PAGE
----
Years later when I was still in elementary school, probably around 10 or 11, our class volunteered in the special ed classrooms in our school. There was a young girl I took a particular interest in. I looked her up in the school yearbook and then in the school directory. I secretly found out that this girl was my half-sister. The school principal caught on and let my Mom know. There was an awkward time at a Halloween party for the whole school where I noticed my parents get really cold to an older couple. I ran off with my friends not thinking any more of it.
Years later, I would find out that was my father’s parents. That’s the closest I’ve ever been to my biological father’s family. Even though I have looked him up on the internet to see where he lives, to see where he works, to see if he ever married and had other children.
I never knew what type of special needs my half-sister had that put her in a wheelchair and forced her to need a ventilator to breathe. I don’t know if she’s even alive today. If she is, I don’t know if she can have kids of her own. I have all those answers but something is still missing, now more than ever with Emmett gone. There’s this tiny part of me that wants to go up to my biological father’s doorstep one day and be, “Hi, I’m your daughter…and this is Emmett…” telling him the story of the grandson he’ll never know.
Even before we started to conceive, I had this nagging feeling I should try to reach out to him. Just to see if there were any health issues or things that I should be concerned with as I start to get older. I’m missing half of my life’s history. It’s always awkward when I have to do medical forms because I just say the generic answer to “yes” I have high blood pressure, history of heart attacks and strokes, etc…because I just honestly don’t know.
Then, there’s that other part of me that thinks it’s not fair of me to reach out. He has a new family. How much has he told them? Do they even know I exist? Could they be searching for me? It’s not fair of me to be the person to break that type of news to someone like his wife, his children.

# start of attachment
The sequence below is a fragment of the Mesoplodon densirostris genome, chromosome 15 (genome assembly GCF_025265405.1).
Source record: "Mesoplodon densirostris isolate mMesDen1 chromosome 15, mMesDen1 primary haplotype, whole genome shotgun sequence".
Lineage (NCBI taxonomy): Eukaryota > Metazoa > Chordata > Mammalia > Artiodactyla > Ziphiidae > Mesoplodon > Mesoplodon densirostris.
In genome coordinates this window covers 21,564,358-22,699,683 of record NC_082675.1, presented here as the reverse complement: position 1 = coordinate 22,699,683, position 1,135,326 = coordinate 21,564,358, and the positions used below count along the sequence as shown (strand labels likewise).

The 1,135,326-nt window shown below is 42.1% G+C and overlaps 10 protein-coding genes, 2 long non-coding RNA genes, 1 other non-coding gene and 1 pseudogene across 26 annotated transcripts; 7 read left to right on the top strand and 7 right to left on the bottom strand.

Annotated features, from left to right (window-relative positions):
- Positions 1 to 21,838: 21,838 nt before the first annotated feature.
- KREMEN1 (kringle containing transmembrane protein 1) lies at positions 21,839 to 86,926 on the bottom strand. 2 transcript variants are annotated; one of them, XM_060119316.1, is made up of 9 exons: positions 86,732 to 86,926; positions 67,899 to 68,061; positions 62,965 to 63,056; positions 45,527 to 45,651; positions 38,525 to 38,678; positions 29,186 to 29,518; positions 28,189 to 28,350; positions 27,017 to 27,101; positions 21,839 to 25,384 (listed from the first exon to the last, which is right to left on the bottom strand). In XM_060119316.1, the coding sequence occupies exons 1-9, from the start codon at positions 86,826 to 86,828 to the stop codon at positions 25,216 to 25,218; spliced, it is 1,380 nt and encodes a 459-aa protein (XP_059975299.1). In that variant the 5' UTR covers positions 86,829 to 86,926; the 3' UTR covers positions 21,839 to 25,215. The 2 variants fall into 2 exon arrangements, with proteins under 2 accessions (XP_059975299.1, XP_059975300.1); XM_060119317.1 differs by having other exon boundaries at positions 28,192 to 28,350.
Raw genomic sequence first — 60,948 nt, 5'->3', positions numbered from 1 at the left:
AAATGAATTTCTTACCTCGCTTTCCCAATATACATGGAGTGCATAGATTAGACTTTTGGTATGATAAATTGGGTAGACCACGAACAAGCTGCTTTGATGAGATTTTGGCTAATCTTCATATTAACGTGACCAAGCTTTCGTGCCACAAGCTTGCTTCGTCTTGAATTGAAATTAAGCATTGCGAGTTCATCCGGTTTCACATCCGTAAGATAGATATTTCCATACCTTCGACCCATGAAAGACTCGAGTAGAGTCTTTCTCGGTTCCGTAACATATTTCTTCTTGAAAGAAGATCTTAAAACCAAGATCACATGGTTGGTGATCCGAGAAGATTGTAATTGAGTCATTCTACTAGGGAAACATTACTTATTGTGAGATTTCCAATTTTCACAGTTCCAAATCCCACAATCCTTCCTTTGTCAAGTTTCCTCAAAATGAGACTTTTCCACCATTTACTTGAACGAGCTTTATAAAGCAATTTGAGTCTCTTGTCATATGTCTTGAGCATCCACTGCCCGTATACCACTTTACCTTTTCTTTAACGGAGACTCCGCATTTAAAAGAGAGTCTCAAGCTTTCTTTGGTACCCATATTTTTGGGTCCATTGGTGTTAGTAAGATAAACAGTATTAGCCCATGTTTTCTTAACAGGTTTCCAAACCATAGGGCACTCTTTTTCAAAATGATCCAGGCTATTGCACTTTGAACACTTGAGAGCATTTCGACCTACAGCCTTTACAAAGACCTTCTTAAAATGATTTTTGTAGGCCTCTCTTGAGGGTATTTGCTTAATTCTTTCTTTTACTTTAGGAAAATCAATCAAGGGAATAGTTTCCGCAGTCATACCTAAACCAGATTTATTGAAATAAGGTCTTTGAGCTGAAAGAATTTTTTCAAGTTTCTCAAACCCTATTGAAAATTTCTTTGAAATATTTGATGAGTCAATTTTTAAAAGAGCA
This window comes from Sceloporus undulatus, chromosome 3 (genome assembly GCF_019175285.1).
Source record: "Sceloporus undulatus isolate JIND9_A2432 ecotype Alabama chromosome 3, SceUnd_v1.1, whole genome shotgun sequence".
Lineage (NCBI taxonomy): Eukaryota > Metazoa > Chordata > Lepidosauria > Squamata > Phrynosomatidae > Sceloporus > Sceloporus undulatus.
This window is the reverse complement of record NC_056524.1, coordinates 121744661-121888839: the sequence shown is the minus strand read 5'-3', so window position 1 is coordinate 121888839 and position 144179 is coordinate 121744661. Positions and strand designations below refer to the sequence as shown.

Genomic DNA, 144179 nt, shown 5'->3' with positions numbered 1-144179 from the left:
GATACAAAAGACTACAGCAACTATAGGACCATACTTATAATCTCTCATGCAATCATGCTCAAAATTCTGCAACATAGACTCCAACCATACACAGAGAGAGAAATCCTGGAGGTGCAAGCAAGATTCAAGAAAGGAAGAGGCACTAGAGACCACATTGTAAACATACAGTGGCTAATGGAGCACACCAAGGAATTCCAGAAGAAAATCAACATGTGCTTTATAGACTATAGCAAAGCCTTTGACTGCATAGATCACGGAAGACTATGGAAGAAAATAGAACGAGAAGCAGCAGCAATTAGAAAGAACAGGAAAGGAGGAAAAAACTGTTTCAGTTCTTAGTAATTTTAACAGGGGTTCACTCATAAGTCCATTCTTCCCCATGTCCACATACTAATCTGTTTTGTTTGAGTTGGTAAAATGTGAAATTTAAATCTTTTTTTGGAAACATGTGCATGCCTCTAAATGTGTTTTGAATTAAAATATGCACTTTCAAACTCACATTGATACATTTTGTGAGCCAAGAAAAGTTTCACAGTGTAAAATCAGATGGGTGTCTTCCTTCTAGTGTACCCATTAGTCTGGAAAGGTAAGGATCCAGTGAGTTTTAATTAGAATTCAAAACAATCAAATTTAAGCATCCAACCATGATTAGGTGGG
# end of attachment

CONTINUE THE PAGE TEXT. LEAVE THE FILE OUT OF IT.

I’m torn. And, I think I always will be torn.
I should be entirely happy with the life that I was given, the family that I have. I shouldn’t want or need the acceptance of my biological father to make me feel like a whole person.
But, I do.
There’s this man. By blood, he’s my father. By all other accounts, he’s a complete stranger to me. He went to court to have nothing to do with me. He rejected me in a most powerful and painful way as a child and as a human-being.
How can I want to even speak to a person like that and how could I ever learn to forgive someone for that?
Since Emmett’s loss, I’ve been turning to the Bible for answers. After this entire year, I can only think that God is truly in control and He knows what’s in store for me and my life. I was raised Catholic, but I’m a bad Catholic. I went every week because my Dad wanted me to, and it was the Filipino thing to do. I can’t say that I’m very good at understanding everything I read in the Bible but I see the good message and the hope that it brings, and how it just makes me want to live a life not full of regrets or hatred for things that have happened to me in my 35+ years on this earth.
It’s because of God and the teachings in the Bible that I can forgive my father for all of the horrible things he’s done to me in my life by rejecting the very thought of me. It’s because of the Bible that I know that I’m not “unwanted” but I am “wanted” by God and his kingdom in heaven.
There was a quote I read in a recent daily devotional that I’ll leave you with:
Love never gives up, never loses faith, is always hopeful, and endures through every circumstance.” 1 Corinthians 13:7 (NLT)